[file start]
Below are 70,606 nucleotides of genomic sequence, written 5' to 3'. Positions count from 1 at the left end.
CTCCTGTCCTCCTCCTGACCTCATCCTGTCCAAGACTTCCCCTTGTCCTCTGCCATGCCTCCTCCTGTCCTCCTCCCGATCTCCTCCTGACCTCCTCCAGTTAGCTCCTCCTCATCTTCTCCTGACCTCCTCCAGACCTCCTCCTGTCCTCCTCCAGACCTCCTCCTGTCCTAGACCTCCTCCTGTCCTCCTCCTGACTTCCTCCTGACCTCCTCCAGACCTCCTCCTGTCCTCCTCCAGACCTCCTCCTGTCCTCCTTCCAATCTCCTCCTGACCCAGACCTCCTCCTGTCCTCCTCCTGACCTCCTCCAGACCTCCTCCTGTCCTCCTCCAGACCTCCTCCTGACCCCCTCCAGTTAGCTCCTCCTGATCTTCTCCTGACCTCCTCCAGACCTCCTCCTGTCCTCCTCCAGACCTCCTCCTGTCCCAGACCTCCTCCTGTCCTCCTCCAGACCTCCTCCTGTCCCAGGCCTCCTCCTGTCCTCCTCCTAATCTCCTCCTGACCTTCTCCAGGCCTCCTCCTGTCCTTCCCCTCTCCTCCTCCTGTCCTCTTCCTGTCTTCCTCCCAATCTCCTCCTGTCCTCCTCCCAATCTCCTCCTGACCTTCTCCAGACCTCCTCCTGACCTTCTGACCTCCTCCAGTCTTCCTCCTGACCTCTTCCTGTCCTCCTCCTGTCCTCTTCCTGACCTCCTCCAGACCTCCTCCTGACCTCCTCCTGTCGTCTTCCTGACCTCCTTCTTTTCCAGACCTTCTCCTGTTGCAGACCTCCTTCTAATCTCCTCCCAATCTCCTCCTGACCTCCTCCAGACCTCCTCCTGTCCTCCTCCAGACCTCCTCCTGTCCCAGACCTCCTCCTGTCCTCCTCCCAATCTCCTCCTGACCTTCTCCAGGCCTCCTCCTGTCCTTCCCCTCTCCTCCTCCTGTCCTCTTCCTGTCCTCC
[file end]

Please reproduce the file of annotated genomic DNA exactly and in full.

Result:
Below are 70,606 nucleotides of genomic sequence, written 5' to 3'. Positions count from 1 at the left end.
CTCCTGTCCTCCTCCTGACCTCATCCTGTCCAAGACTTCCCCTTGTCCTCTGCCATGCCTCCTCCTGTCCTCCTCCCGATCTCCTCCTGACCTCCTCCAGTTAGCTCCTCCTCATCTTCTCCTGACCTCCTCCAGACCTCCTCCTGTCCTCCTCCAGACCTCCTCCTGTCCTAGACCTCCTCCTGTCCTCCTCCTGACTTCCTCCTGACCTCCTCCAGACCTCCTCCTGTCCTCCTCCAGACCTCCTCCTGTCCTCCTTCCAATCTCCTCCTGACCCAGACCTCCTCCTGTCCTCCTCCTGACCTCCTCCAGACCTCCTCCTGTCCTCCTCCAGACCTCCTCCTGACCCCCTCCAGTTAGCTCCTCCTGATCTTCTCCTGACCTCCTCCAGACCTCCTCCTGTCCTCCTCCAGACCTCCTCCTGTCCCAGACCTCCTCCTGTCCTCCTCCAGACCTCCTCCTGTCCCAGGCCTCCTCCTGTCCTCCTCCTAATCTCCTCCTGACCTTCTCCAGGCCTCCTCCTGTCCTTCCCCTCTCCTCCTCCTGTCCTCTTCCTGTCTTCCTCCCAATCTCCTCCTGTCCTCCTCCCAATCTCCTCCTGACCTTCTCCAGACCTCCTCCTGACCTTCTGACCTCCTCCAGTCTTCCTCCTGACCTCTTCCTGTCCTCCTCCTGTCCTCTTCCTGACCTCCTCCAGACCTCCTCCTGACCTCCTCCTGTCGTCTTCCTGACCTCCTTCTTTTCCAGACCTTCTCCTGTTGCAGACCTCCTTCTAATCTCCTCCCAATCTCCTCCTGACCTCCTCCAGACCTCCTCCTGTCCTCCTCCAGACCTCCTCCTGTCCCAGACCTCCTCCTGTCCTCCTCCCAATCTCCTCCTGACCTTCTCCAGGCCTCCTCCTGTCCTTCCCCTCTCCTCCTCCTGTCCTCTTCCTGTCCTCC